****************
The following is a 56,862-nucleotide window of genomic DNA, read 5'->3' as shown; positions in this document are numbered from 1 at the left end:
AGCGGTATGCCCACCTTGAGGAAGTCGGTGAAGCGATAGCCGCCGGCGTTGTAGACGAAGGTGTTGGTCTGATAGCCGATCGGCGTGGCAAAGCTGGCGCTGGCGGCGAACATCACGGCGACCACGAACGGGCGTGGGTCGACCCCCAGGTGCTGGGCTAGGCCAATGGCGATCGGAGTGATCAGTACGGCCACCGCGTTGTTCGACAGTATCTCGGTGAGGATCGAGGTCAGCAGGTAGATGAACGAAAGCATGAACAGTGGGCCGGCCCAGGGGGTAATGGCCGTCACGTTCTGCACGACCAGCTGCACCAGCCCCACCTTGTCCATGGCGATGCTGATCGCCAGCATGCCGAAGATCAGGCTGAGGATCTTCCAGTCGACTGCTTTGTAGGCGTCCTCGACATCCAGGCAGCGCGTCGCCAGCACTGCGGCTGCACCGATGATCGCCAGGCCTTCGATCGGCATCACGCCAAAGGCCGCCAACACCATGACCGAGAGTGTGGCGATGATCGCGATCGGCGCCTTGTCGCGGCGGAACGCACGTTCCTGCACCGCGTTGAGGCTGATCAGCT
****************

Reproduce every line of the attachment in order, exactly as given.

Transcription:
The following is a 56,862-nucleotide window of genomic DNA, read 5'->3' as shown; positions in this document are numbered from 1 at the left end:
AGCGGTATGCCCACCTTGAGGAAGTCGGTGAAGCGATAGCCGCCGGCGTTGTAGACGAAGGTGTTGGTCTGATAGCCGATCGGCGTGGCAAAGCTGGCGCTGGCGGCGAACATCACGGCGACCACGAACGGGCGTGGGTCGACCCCCAGGTGCTGGGCTAGGCCAATGGCGATCGGAGTGATCAGTACGGCCACCGCGTTGTTCGACAGTATCTCGGTGAGGATCGAGGTCAGCAGGTAGATGAACGAAAGCATGAACAGTGGGCCGGCCCAGGGGGTAATGGCCGTCACGTTCTGCACGACCAGCTGCACCAGCCCCACCTTGTCCATGGCGATGCTGATCGCCAGCATGCCGAAGATCAGGCTGAGGATCTTCCAGTCGACTGCTTTGTAGGCGTCCTCGACATCCAGGCAGCGCGTCGCCAGCACTGCGGCTGCACCGATGATCGCCAGGCCTTCGATCGGCATCACGCCAAAGGCCGCCAACACCATGACCGAGAGTGTGGCGATGATCGCGATCGGCGCCTTGTCGCGGCGGAACGCACGTTCCTGCACCGCGTTGAGGCTGATCAGCT